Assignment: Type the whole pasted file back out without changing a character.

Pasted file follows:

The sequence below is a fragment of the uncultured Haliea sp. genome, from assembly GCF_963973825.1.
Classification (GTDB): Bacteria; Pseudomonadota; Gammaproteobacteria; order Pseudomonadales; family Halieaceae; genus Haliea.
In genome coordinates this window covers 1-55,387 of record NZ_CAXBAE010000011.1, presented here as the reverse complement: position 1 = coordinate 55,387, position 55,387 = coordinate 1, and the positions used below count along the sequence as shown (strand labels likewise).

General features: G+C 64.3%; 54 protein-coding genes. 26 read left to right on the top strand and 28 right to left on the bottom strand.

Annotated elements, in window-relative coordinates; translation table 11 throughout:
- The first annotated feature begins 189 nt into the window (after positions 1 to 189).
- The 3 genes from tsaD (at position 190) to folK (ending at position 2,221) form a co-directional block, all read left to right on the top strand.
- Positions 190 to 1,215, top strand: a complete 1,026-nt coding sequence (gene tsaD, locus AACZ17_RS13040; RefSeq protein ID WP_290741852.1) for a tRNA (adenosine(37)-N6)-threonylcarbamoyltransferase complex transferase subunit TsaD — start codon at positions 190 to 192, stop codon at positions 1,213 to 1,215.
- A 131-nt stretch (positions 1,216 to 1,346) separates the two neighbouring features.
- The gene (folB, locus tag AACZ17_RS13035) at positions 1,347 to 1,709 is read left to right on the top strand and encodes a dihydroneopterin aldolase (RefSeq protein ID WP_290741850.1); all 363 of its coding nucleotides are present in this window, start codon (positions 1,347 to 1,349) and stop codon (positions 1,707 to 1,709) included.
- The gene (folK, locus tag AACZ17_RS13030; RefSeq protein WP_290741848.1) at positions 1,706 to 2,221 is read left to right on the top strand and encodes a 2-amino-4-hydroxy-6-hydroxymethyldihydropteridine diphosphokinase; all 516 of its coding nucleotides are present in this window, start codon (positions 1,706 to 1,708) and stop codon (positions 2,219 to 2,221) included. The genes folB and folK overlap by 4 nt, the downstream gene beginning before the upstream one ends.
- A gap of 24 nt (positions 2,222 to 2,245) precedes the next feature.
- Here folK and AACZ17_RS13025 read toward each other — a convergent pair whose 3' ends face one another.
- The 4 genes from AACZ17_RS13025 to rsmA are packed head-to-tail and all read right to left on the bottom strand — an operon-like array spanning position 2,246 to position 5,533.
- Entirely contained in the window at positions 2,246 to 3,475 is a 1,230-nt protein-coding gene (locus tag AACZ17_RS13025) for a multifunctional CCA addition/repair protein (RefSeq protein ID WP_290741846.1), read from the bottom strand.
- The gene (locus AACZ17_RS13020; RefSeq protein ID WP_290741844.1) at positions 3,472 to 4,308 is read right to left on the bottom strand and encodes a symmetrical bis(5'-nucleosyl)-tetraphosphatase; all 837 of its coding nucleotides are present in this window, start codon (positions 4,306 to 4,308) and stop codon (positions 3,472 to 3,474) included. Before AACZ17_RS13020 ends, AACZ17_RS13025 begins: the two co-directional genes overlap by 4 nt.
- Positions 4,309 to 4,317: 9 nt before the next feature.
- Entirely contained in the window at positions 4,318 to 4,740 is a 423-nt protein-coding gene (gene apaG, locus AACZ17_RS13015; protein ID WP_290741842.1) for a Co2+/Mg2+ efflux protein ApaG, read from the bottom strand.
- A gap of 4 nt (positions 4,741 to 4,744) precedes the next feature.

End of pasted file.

The sequence below is a fragment of the uncultured Haliea sp. genome, from assembly GCF_963973825.1.
Classification (GTDB): Bacteria; Pseudomonadota; Gammaproteobacteria; order Pseudomonadales; family Halieaceae; genus Haliea.
In genome coordinates this window covers 1-55,387 of record NZ_CAXBAE010000011.1, presented here as the reverse complement: position 1 = coordinate 55,387, position 55,387 = coordinate 1, and the positions used below count along the sequence as shown (strand labels likewise).

General features: G+C 64.3%; 54 protein-coding genes. 26 read left to right on the top strand and 28 right to left on the bottom strand.

Annotated elements, in window-relative coordinates; translation table 11 throughout:
- The first annotated feature begins 189 nt into the window (after positions 1 to 189).
- The 3 genes from tsaD (at position 190) to folK (ending at position 2,221) form a co-directional block, all read left to right on the top strand.
- Positions 190 to 1,215, top strand: a complete 1,026-nt coding sequence (gene tsaD, locus AACZ17_RS13040; RefSeq protein ID WP_290741852.1) for a tRNA (adenosine(37)-N6)-threonylcarbamoyltransferase complex transferase subunit TsaD — start codon at positions 190 to 192, stop codon at positions 1,213 to 1,215.
- A 131-nt stretch (positions 1,216 to 1,346) separates the two neighbouring features.
- The gene (folB, locus tag AACZ17_RS13035) at positions 1,347 to 1,709 is read left to right on the top strand and encodes a dihydroneopterin aldolase (RefSeq protein ID WP_290741850.1); all 363 of its coding nucleotides are present in this window, start codon (positions 1,347 to 1,349) and stop codon (positions 1,707 to 1,709) included.
- The gene (folK, locus tag AACZ17_RS13030; RefSeq protein WP_290741848.1) at positions 1,706 to 2,221 is read left to right on the top strand and encodes a 2-amino-4-hydroxy-6-hydroxymethyldihydropteridine diphosphokinase; all 516 of its coding nucleotides are present in this window, start codon (positions 1,706 to 1,708) and stop codon (positions 2,219 to 2,221) included. The genes folB and folK overlap by 4 nt, the downstream gene beginning before the upstream one ends.
- A gap of 24 nt (positions 2,222 to 2,245) precedes the next feature.
- Here folK and AACZ17_RS13025 read toward each other — a convergent pair whose 3' ends face one another.
- The 4 genes from AACZ17_RS13025 to rsmA are packed head-to-tail and all read right to left on the bottom strand — an operon-like array spanning position 2,246 to position 5,533.
- Entirely contained in the window at positions 2,246 to 3,475 is a 1,230-nt protein-coding gene (locus tag AACZ17_RS13025) for a multifunctional CCA addition/repair protein (RefSeq protein ID WP_290741846.1), read from the bottom strand.
- The gene (locus AACZ17_RS13020; RefSeq protein ID WP_290741844.1) at positions 3,472 to 4,308 is read right to left on the bottom strand and encodes a symmetrical bis(5'-nucleosyl)-tetraphosphatase; all 837 of its coding nucleotides are present in this window, start codon (positions 4,306 to 4,308) and stop codon (positions 3,472 to 3,474) included. Before AACZ17_RS13020 ends, AACZ17_RS13025 begins: the two co-directional genes overlap by 4 nt.
- Positions 4,309 to 4,317: 9 nt before the next feature.
- Entirely contained in the window at positions 4,318 to 4,740 is a 423-nt protein-coding gene (gene apaG, locus AACZ17_RS13015; protein ID WP_290741842.1) for a Co2+/Mg2+ efflux protein ApaG, read from the bottom strand.
- A gap of 4 nt (positions 4,741 to 4,744) precedes the next feature.